Put flour in medium bowl. cut in butter and shortening to look like small peas. Add water and lemon juice; toss with a fork until evenly moistened and pastry starts to clump together.
Gather into a ball , then divide in half. Press each half into a disk. Wrap and refrigerate at least 30 minutes until firm enough to roll out – up to 3 days.

Bourbon Peach Filling (adapted from SmittenKitchen.com)

9 or 10 peaches, cut into wedges
1/4 cup flour
1/4 cup sugar
Pinch of salt
1 teaspoon bourbon
1/2 teaspoon vanilla extract

Glaze – 1 large egg mixed with 1 tbsp. water

Mix the peaches with the flour, sugar and pinch of salt, and add the bourbon and vanilla. Toss together.

Heat oven to 375 degrees. Lightly grease a 9″ pie plate. On lightly floured surface with lightly floured rolling pin, roll out 1 disk pastry to a 12″ circle. Fit into pie plate. Add filling, spread evenly, then dot with 2 tbsp butter. Roll remaining pastry into an 11″ circle.

Center circle over filling; press edges together, tuck under edge of bottom crust , flute, then brush top with glaze. Cut a few slits in the top for venting, brush with glaze and sprinkle with sugar. Remember to put aluminum foil around the edges to prevent burning. Bake 50 minutes

Apologies for the Seinfeld reference in the title…I couldn’t help myself 😛

A few nights ago, in the midst of a random thunderstorm in Atlanta, Andrew and I went out to dinner at La Fonda on Ponce de Leon Avenue. We picked La Fonda randomly, due to our collective indecisiveness and attempts to get the other one to be decisive (it makes picking dinner oh so fun). I was glad La Fonda ended up being where we went, just because it’s close and I didn’t have to drive in what looked like impending doom from the skies.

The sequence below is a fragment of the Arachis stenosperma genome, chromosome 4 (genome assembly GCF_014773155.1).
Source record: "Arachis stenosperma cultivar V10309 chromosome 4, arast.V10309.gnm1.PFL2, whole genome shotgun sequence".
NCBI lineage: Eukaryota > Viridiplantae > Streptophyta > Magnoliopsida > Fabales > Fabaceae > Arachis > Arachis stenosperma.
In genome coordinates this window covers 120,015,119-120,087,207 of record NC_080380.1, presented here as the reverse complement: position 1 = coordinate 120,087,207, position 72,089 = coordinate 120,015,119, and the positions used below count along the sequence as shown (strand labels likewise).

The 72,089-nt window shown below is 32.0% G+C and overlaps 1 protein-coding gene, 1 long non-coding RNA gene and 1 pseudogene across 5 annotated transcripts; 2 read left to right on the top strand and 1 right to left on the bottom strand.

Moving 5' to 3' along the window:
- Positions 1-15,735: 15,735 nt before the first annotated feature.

La Fonda is a Latin restaurant that’s owned by the same people that own Fellini’s Pizza. It has everything from Spanish dishes, Mexican dishes, and Cuban sandwiches. They have what looks like a nice upstairs patio, and one downstairs (I’m a sucker for eating on patios) but due to the darkening skies, we sat inside. Inside was pretty nondescript. There were tables. A cashier. And the kitchen. Pretty standard. We were also the only ones sitting inside, until it started to rain, then there was an influx of people from the upstairs patio.

Like most Hispanic restaurants that I’ve been to, La Fonda gives you free chips and salsa with your meal (also known as my diet’s archnemesis). The salsa tasted fresh made, kind of like my mom makes in the summer. It had big chunks of tomatoes throughout, none of that jarred pureed salsa like you get at the grocery store. I love salsa that’s made like this, so this started the meal off on a good note.

Andrew ordered for us (thank God…I never took Spanish, and was starting to fret, thinking I’d have to order an item on the menu that had the least amount of Spanish in it so I wouldn’t mess it up and offend anyone). He ordered the Paella del Mar (???? it was the paella with all the seafood…so sue me for taking French and German and Chinese and NOT Spanish) for two. We also ordered Maduros, or fried plantains.

I thought the Paella was delicious. It was garlicky rice with green peppers, onions, and pimentos that was studded throughout with calamari, salmon, shrimp, scallops, and mussels. This was my first time trying paella, so there’s no way for me to judge it compared to other paellas. But I thought it was very tasty, and definitely a good, warm, comforting dish for such a gloomy evening. All the seafood was cooked well and seasoned well. The Maduros were just simple fried plantains. They were good, but nothing out of the ordinary for fried plantains. The service was also good, but nothing out of the ordinary (I’d rather have normal service than bad service though).

In general, La Fonda is a good restaurant that provides a tasty meal with a nice patio (if the weather is nice), even if it’s nothing to write home about. Definitely somewhere I would return to (their Cuban sandwiches looked killer), but also nothing rave-worthy.